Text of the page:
Report: Information Security Management System (ISMS) based on ISO 27000 Training Course, May 11-19, 2015, Indonesia

Class Photo of APO Participants

Class Photo of APO Participants

The training aimed to enable participants from various APO member countries to understand, apply and monitor the implementation of standards, and requirements of an information security management system (ISMS) based on ISO 27000. The five-day training is a project of the Asian Productivity Organization (APO) and was implemented by the National Productivity Organization (NPO) of Indonesia.

Based on the presentation of the course’s resource experts, many businesses and governments around the world experienced information security violations such as data breaches. These resulted to huge losses in terms of finances, properties, services, reputations, and opportunities. These events highlight the need for organizations to set up policies and procedures to help manage threats that may pose risks to the confidentiality, integrity and availability of their information. These policies and procedures, and the controls to implement them largely make up the ISMS.

OBJECTIVES FOR PARTICIPATION

G. Widwidan, Court of Appeals

I joined the training to gain knowledge of how ISMS / ISO 27000 is implemented in general, and in government facilities in particular. In the process I hoped to gain an understanding of the challenges faced by the implementers, including the best practices for setting up and maintaining an ISMS.

L. Franco, DAP

As management audit analyst under Internal Audit Services Unit of DAP, it is our concern to protect all assets of the organization including information assets from losses of any kind. In line with this, my attending the training sponsored by NPO Indonesia further strengthened my knowledge and exposed me to the current best practices on ISMS applied by other APO member countries.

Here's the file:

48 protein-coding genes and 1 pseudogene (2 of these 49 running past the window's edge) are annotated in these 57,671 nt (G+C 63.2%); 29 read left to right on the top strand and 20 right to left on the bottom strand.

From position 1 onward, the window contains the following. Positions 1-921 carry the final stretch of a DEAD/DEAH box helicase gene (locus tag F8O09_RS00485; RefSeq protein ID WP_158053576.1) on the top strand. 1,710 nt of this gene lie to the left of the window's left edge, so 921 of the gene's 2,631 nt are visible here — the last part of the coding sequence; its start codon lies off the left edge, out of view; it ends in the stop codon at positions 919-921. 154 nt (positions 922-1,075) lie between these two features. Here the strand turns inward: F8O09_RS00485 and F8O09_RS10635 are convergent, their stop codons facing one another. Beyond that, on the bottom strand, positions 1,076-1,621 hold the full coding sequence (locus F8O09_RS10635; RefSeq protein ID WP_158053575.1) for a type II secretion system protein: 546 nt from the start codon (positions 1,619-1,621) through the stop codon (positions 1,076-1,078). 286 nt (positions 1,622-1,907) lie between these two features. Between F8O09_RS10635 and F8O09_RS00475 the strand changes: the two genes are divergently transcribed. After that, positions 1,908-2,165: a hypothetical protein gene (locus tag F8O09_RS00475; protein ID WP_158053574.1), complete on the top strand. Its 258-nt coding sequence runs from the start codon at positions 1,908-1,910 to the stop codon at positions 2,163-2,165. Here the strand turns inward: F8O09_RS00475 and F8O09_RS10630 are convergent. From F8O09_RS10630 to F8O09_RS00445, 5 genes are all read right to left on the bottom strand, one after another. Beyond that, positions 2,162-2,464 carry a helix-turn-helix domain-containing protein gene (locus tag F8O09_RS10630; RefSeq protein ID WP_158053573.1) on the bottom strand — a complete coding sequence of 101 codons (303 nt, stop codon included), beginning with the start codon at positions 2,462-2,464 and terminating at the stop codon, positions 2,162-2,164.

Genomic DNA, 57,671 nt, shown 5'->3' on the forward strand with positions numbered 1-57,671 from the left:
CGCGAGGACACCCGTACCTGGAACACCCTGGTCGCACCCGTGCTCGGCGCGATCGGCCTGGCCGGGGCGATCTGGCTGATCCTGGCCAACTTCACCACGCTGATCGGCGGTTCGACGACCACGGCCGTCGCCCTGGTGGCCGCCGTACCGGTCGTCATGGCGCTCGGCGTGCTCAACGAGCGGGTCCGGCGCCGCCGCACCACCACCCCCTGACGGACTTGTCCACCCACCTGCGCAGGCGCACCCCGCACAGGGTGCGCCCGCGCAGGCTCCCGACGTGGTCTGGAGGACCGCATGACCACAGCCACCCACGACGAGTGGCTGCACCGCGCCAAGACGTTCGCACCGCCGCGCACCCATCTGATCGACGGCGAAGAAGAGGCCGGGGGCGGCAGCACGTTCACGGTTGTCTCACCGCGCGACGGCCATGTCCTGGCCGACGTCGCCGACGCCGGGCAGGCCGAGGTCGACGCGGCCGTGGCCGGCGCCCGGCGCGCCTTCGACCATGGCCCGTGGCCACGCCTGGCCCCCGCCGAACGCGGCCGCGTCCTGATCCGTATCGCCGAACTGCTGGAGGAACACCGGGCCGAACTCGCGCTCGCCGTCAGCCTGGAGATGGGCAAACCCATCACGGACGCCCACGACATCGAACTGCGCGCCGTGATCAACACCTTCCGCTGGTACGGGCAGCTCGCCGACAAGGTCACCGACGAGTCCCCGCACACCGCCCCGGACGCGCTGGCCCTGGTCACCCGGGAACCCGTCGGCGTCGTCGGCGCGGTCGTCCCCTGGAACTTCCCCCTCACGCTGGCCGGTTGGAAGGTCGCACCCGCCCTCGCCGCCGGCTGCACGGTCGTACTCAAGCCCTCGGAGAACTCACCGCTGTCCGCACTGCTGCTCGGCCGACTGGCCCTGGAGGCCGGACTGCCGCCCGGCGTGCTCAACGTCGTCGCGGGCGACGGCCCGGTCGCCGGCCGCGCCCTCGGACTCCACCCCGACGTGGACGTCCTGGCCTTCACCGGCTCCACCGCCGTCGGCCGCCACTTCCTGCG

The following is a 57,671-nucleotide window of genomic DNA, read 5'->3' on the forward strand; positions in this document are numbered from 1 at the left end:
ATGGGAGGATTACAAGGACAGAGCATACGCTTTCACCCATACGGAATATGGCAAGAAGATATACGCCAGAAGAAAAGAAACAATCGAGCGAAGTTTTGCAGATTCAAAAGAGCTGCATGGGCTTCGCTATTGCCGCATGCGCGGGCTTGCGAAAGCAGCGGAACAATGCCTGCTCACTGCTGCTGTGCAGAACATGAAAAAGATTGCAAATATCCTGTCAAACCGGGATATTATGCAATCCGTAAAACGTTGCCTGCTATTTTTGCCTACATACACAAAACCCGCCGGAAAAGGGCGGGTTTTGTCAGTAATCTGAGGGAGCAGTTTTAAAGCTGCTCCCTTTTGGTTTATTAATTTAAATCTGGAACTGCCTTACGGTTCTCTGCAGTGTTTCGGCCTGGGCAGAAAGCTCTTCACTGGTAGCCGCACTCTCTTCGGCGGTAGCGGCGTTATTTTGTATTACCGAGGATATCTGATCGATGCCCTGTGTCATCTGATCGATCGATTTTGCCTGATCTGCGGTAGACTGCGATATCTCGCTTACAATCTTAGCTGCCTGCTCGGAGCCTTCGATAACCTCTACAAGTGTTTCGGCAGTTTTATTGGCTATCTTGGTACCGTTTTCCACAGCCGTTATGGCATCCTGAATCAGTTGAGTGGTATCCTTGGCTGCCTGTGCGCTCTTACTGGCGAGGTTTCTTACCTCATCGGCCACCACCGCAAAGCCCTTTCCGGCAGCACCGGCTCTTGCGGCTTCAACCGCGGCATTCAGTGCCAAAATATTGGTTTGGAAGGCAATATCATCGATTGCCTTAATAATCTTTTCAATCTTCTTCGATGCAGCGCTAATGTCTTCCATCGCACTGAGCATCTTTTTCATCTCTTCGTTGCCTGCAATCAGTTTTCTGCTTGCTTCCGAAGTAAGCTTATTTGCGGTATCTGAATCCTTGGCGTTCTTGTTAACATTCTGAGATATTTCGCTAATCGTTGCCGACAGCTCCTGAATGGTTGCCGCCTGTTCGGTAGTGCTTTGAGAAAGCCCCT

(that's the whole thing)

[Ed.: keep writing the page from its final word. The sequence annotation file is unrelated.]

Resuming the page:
PROFILE OF PARTICIPANTS

There were 18 trainees from APO member countries: most hold IT or Information System-related responsibilities. There were 2 of us from the Philippines: Messrs. Luis Jose Malay Franco, Management Audit Analyst III from the Development Academy of the Philippines (DAP) and me Gregory Silverio Widwidan, IT Officer / EA III from the Management Information Systems Division of the Court of Appeals.

Mr. Sidharth Sharma from India was the first resource expert to facilitate the technical sessions. He was later joined by his fellow experts Messrs. Nazim and Lizuan, both from Malaysia. In steadily holding the course throughout, Mr. Muhammad Idhaim from APO-Tokyo was ably assisted by the Indonesian NPO Staff.

SCOPE, CONTENT AND METHODOLOGY

The topics discussed were mainly on the nature and benefits of ISMS, and the new structure, domains, controls and control-objectives of ISO 27001:2013

The resource speakers/experts methods of training involved lectures, video presentations, and discussion of articles. We the trainees participated in on-topic video games broadcasted to the class, written tests, country presentations, and group works.

During the country presentations, we first personally introduced ourselves; our work responsibilities; the core operations of our respective organizations; our experiences related to information security. We also covered the state of micro, small and medium enterprises including the challenges to information security in our respective countries.

For our site-visit, we traveled to a telecommunications company. We interacted with company representatives who presented accounts on how they were able to attain and maintain their ISO 27001 certification.

In the final team presentations, we were grouped by country to conduct an ISMS scoping analysis. We started the process by determining the intended outcomes for ISMS, the external and internal issues affecting the outcome, and the stakeholders and their requirements. And from these, we formed the scope by defining the ISMS boundary and its applicability.

OUTCOMES AND EVALUATION

G. Widwidan, Court of Appeals

The resource speakers focused on the structure, domains, relevant controls and related policies of ISO 27001 as a reference for ISMS – a management system for preserving confidentiality, integrity and availability of information. They directed attention to vital areas of the specification and provided tips on how information security auditors will evaluate these. Document preparation for certification purposes were also given emphasis.